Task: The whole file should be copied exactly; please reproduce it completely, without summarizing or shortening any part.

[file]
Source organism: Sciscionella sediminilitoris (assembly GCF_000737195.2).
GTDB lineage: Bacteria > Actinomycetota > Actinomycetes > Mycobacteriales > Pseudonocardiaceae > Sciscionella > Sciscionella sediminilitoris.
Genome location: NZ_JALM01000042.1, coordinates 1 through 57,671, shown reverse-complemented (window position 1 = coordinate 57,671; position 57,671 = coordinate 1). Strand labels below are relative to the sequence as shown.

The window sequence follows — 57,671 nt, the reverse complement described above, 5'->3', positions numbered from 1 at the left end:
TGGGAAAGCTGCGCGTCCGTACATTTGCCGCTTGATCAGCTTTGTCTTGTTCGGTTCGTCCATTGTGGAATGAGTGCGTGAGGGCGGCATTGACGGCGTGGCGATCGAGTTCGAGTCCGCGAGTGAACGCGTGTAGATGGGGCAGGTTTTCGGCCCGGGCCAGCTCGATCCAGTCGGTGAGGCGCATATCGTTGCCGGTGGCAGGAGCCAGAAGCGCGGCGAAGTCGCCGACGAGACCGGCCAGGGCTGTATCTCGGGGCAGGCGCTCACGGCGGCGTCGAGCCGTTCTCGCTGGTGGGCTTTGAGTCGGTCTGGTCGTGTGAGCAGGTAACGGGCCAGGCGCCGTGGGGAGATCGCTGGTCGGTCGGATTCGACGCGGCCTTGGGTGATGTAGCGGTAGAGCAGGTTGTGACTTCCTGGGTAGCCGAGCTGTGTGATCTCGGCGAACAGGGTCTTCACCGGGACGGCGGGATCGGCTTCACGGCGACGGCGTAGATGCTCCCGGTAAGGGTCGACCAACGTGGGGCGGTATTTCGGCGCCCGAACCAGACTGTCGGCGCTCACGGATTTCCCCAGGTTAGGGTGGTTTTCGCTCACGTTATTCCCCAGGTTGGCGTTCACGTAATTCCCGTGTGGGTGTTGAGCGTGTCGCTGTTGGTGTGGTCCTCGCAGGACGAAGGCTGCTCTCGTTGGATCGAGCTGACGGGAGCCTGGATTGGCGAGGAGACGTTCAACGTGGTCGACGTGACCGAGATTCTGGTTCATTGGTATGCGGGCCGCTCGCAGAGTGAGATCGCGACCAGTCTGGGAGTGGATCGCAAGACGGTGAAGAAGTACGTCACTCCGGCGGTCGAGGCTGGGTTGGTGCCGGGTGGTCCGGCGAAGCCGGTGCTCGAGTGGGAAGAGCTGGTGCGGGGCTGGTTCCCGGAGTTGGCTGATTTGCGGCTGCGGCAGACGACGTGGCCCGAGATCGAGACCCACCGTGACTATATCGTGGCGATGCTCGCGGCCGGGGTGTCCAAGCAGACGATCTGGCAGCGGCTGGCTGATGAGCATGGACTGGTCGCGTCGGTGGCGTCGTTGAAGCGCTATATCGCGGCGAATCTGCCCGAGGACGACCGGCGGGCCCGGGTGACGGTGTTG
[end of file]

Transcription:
Source organism: Sciscionella sediminilitoris (assembly GCF_000737195.2).
GTDB lineage: Bacteria > Actinomycetota > Actinomycetes > Mycobacteriales > Pseudonocardiaceae > Sciscionella > Sciscionella sediminilitoris.
Genome location: NZ_JALM01000042.1, coordinates 1 through 57,671, shown reverse-complemented (window position 1 = coordinate 57,671; position 57,671 = coordinate 1). Strand labels below are relative to the sequence as shown.

The window sequence follows — 57,671 nt, the reverse complement described above, 5'->3', positions numbered from 1 at the left end:
TGGGAAAGCTGCGCGTCCGTACATTTGCCGCTTGATCAGCTTTGTCTTGTTCGGTTCGTCCATTGTGGAATGAGTGCGTGAGGGCGGCATTGACGGCGTGGCGATCGAGTTCGAGTCCGCGAGTGAACGCGTGTAGATGGGGCAGGTTTTCGGCCCGGGCCAGCTCGATCCAGTCGGTGAGGCGCATATCGTTGCCGGTGGCAGGAGCCAGAAGCGCGGCGAAGTCGCCGACGAGACCGGCCAGGGCTGTATCTCGGGGCAGGCGCTCACGGCGGCGTCGAGCCGTTCTCGCTGGTGGGCTTTGAGTCGGTCTGGTCGTGTGAGCAGGTAACGGGCCAGGCGCCGTGGGGAGATCGCTGGTCGGTCGGATTCGACGCGGCCTTGGGTGATGTAGCGGTAGAGCAGGTTGTGACTTCCTGGGTAGCCGAGCTGTGTGATCTCGGCGAACAGGGTCTTCACCGGGACGGCGGGATCGGCTTCACGGCGACGGCGTAGATGCTCCCGGTAAGGGTCGACCAACGTGGGGCGGTATTTCGGCGCCCGAACCAGACTGTCGGCGCTCACGGATTTCCCCAGGTTAGGGTGGTTTTCGCTCACGTTATTCCCCAGGTTGGCGTTCACGTAATTCCCGTGTGGGTGTTGAGCGTGTCGCTGTTGGTGTGGTCCTCGCAGGACGAAGGCTGCTCTCGTTGGATCGAGCTGACGGGAGCCTGGATTGGCGAGGAGACGTTCAACGTGGTCGACGTGACCGAGATTCTGGTTCATTGGTATGCGGGCCGCTCGCAGAGTGAGATCGCGACCAGTCTGGGAGTGGATCGCAAGACGGTGAAGAAGTACGTCACTCCGGCGGTCGAGGCTGGGTTGGTGCCGGGTGGTCCGGCGAAGCCGGTGCTCGAGTGGGAAGAGCTGGTGCGGGGCTGGTTCCCGGAGTTGGCTGATTTGCGGCTGCGGCAGACGACGTGGCCCGAGATCGAGACCCACCGTGACTATATCGTGGCGATGCTCGCGGCCGGGGTGTCCAAGCAGACGATCTGGCAGCGGCTGGCTGATGAGCATGGACTGGTCGCGTCGGTGGCGTCGTTGAAGCGCTATATCGCGGCGAATCTGCCCGAGGACGACCGGCGGGCCCGGGTGACGGTGTTG